This is part of the Nation’s Restaurant News annual Top 100 report, a proprietary ranking of the foodservice industry’s largest restaurant chains and parent companies.
After years of encroaching on conventional restaurant sales with expanded foodservice programs, the two largest footprint Top 100 C-Store chains may soon get a boost from the super-sized acquisition appetites of their parent companies.
Alimentation Couche-Tard Inc., parent Circle K, the second-largest Top 100 C-Store chain by unit count, at press time was working to complete a $4.4 billion acquisition of publicly traded CST Brands Inc. CST ended its Latest Year with 1,167 company C-stores in the United States — primarily under the Corner Store, Nice N Easy and Flash Foods brands — and 884 company C-store or fuel sites in Canada.
In March 2015, Alimentation Couche-Tard acquired The Pantry Inc., an approximately 1,500-unit C-store system that operated in the Southeastern U.S., primarily under the Kangaroo Express banner.
Meanwhile, 7-Eleven Inc., immediate parent to 7-Eleven — which leads the C-Store segment with $2.5 billion in sales and 7,904 units — in April agreed to acquire for $3.3 billion from Sunoco L.P. approximately 1,108 C-stores in the United States. The deal is expected to close by 2017’s fourth quarter and involves more than 740 Stripes C-stores, most of which enjoy relatively high foodservice sales from proprietary in-store Laredo Taco Co. restaurants.
The effect of the acquisitions on the 7-Eleven and Circle K chains is not immediately clear, as it will depend on how many of the acquired stores are converted to those brands and whether the acquired concepts have products, systems or strategies that can be adapted by their larger siblings.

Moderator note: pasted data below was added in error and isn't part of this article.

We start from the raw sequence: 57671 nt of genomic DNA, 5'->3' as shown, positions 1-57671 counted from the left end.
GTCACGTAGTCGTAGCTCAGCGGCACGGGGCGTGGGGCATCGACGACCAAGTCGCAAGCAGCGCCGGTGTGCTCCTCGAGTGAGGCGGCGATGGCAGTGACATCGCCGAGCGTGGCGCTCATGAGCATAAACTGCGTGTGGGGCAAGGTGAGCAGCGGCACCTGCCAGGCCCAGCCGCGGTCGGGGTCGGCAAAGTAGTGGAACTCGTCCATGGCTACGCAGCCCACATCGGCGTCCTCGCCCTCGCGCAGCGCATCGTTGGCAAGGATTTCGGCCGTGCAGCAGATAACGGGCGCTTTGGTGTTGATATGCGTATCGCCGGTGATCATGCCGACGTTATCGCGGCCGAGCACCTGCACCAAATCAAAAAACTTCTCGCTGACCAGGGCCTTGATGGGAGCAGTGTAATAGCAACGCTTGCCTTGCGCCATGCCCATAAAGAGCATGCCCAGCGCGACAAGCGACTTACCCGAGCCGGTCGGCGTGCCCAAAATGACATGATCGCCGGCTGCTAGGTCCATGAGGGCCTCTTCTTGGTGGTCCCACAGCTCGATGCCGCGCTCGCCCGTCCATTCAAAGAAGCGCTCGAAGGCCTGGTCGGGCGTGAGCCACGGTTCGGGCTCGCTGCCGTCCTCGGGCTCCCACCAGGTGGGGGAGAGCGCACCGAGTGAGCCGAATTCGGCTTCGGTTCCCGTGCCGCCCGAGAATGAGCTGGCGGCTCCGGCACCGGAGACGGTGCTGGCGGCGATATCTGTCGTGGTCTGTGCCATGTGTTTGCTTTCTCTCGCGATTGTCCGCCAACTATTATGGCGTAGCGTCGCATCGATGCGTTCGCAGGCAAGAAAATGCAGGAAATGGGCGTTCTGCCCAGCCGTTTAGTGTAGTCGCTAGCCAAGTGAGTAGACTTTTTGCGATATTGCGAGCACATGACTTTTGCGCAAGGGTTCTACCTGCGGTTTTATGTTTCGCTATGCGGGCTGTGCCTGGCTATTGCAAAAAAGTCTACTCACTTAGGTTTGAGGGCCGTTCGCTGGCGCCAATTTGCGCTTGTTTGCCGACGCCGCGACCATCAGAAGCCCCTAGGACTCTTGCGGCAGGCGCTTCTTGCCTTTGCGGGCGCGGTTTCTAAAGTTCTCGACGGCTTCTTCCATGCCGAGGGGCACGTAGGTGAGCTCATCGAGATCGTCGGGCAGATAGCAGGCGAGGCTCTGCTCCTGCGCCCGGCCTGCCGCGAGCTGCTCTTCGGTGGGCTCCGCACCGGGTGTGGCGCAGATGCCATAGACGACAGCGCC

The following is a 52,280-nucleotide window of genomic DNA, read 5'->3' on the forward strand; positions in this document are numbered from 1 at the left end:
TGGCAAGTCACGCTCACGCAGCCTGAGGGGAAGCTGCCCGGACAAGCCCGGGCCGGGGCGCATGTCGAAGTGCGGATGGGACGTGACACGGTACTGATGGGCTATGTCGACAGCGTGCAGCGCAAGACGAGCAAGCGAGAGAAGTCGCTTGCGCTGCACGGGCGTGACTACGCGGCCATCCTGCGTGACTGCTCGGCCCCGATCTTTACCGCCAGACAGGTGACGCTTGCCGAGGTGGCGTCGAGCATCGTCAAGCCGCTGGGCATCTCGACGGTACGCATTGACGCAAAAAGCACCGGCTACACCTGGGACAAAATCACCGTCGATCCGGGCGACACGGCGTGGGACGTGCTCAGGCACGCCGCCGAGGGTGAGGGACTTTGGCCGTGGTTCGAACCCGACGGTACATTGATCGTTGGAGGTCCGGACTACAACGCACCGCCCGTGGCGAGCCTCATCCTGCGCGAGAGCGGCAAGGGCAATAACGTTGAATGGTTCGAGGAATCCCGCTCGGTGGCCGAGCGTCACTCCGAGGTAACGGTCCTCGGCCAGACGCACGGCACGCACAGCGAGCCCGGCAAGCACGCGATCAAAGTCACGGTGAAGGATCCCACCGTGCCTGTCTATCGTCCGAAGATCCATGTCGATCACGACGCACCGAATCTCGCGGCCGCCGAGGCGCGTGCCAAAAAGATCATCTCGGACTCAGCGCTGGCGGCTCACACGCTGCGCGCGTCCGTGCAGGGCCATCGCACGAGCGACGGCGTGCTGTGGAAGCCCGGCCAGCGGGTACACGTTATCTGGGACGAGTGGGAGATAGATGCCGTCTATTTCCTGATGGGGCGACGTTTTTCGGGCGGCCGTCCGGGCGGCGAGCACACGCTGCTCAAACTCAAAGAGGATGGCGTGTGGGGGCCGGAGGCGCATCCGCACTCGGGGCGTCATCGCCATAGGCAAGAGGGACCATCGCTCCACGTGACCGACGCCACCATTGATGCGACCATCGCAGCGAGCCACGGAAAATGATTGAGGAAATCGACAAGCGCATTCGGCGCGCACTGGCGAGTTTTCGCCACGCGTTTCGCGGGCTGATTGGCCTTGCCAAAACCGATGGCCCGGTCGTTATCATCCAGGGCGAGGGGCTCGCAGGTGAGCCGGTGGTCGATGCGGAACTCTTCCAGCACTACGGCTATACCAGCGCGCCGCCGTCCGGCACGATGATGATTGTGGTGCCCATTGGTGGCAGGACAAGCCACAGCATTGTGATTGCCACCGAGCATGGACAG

For instance, Circle K got little apparent benefit from The Pantry acquisition in the year after that deal was done, but in the chain’s Latest Year, ended in April, based on company reports, NRN estimated Circle K would see a net gain of 400 new U.S. company stores, to 3,740, with nearly all of those additions linked to converted Kangaroo Express or other acquired locations.
The Top 100 C-Store segment continued to drive sales in the Latest Year, with an average foodservice sales growth rate of 7.3 percent, compared with a 4 percent average among all Top 100 chains. The results come as C-store foodservice fares better than the prepared food-and-beverage business in other retail settings, such as grocery and drug stores, according to NPD Group research. NPD said while overall retail foodservice traffic was flat in 2016, C-store visits were up 1 percent for the year, compared with a 3-percent increase a year earlier.
Contact Alan J. Liddle at [email protected].
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